You are not terrorists. Your religion is not evil. Your project is not a monument to murder. But since some believe otherwise, I propose a compromise:
That is the message adopted by some liberals and their allies in the wake of smoldering conservative rage over the Cordoba proposal.
Nevada Senator Harry Reid, New York Governor David Patterson, former DNC chair Howard Dean, and New York Archbishop Timothy Dolan all echo the same theme: Muslims have the right to build a Muslim facility two blocks from Ground Zero—but they would be wrong to do so.
If the argument sounds familiar, that’s because it is. “No one is disputing that America stands for—and should stand for—religious tolerance,” Sarah Palin averred before assailing the proposal through her Facebook megaphone a month ago.
Of course, the official conservative position—“we are tolerant, just not here”—was always a transparent lie.
Almost 50 years ago, Frantz Fanon raced against death to finish his famous indictment of colonialism, The Wretched of the Earth. In that book, he wrote:
“Western bourgeois racial prejudice as regards the nigger and the Arab is a racism of contempt; it is a racism which minimizes what it hates.”
But there was a twist.
The ideology of Western prejudice, Fanon observed, “manages to appear logical in its own eyes by inviting the sub-men to become human, and to take as their prototype Western humanity…”
Today this ideology is once again attracting robust defenders, as conservatives and some liberals arrogate the right to judge which Muslims are worthy of their good graces.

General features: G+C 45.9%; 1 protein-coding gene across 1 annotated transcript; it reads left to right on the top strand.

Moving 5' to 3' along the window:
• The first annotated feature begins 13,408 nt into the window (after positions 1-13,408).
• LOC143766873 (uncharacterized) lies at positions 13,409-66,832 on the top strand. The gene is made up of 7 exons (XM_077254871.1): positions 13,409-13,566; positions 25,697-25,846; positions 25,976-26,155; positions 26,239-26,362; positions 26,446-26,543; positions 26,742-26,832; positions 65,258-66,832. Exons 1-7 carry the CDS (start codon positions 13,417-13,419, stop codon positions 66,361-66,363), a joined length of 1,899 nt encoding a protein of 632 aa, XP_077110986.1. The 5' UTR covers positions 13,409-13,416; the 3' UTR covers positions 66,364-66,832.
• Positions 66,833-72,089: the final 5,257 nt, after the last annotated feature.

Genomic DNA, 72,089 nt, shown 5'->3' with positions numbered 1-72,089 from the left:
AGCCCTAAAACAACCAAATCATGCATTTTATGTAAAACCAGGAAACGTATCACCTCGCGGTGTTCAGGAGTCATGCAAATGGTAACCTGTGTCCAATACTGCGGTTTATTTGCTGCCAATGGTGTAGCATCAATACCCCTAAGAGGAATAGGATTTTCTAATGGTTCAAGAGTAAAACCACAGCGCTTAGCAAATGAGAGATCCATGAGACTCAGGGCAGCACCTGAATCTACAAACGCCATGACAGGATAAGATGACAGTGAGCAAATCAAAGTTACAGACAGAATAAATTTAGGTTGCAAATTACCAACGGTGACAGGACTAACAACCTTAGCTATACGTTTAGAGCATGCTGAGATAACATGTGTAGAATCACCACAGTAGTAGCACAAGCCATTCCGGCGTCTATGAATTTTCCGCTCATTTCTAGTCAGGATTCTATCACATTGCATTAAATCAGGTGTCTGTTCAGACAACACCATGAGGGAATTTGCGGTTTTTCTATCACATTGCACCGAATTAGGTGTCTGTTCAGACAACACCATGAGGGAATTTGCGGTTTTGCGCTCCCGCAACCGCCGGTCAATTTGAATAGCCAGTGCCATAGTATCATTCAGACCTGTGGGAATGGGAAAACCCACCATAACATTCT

Christopher Hitchens, for one, has recently declaimed that Imam Feisal Rauf of the embattled Cordoba House fails to make the grade. Hitchens mutters that as far as Muslims go, Rauf is “no great bargain.” The more Hitchens learns about him, the more “alarmed” he becomes.
Let me begin by stating what this article will not be doing: it will not be addressing the racist – but also vapid and unimaginative – bigotry coming from far right circles in the ‘mosque’ debate. Rather than attempting to deconstruct that ultimately banal rhetoric, I will focus on an issue that remains largely unaddressed: the troublesome terms and conditions upon which “Park51” has emerged a ‘defensible’ endeavor within — not conservative — but ‘liberal’ discourse.
In the past weeks, we have seen how liberal defenders have responded to the ‘fear and trembling’ that the mere idea of a mosque induces, through a series of disavowals. Instead of challenging the racist assumptions that buttress such rhetoric, many liberals have decided to offer ‘clarifications’. Time and again, the public is being reminded of the fact that Park51 is not a mosque but an Islamic community center that promotes ‘inter-faith’ dialogue.
Daisy Khan and Imam Rauf, the leading figures behind the Park51 initiative, have not only repeated this mantra, but have in fact produced it. When liberal defenders have wittingly or unwittingly referred to Park51 as a mosque, the response from folks at the Cordoba Initiative has been gratitude in the form of this corrective: thank you for your support, but Park51 is not a mosque.
American leaders are always trying to assess Osama bin Laden’s level of influence over Muslims.
They should look at his influence over their own countrymen.
The aversion to a proposed Muslim center near Ground Zero shows that it is Americans, not Muslims, whose thinking the terrorist leader has most successfully recast to his advantage.
The detractors strengthen and draw strength from bin Laden; their hot prejudice bolsters his assertion that America despises Islam and betrays an acceptance of his claim that he embodies the faith.
At first, the proposal to build the 12-story facility two blocks from the site of the World Trade Center aroused scant disapproval. It was even welcomed as an opportunity to reaffirm America as a land of tolerance and reclaim Islam as a religion of moderation.
The group behind the project, Cordoba House, pitched the facility (which would include restaurants, bookstores, art exhibits, a pool, an auditorium, and a prayer space) as a means of bridging divides between faiths. Its board of directors draws from various faiths, and its mission statement promotes intercivilizational understanding.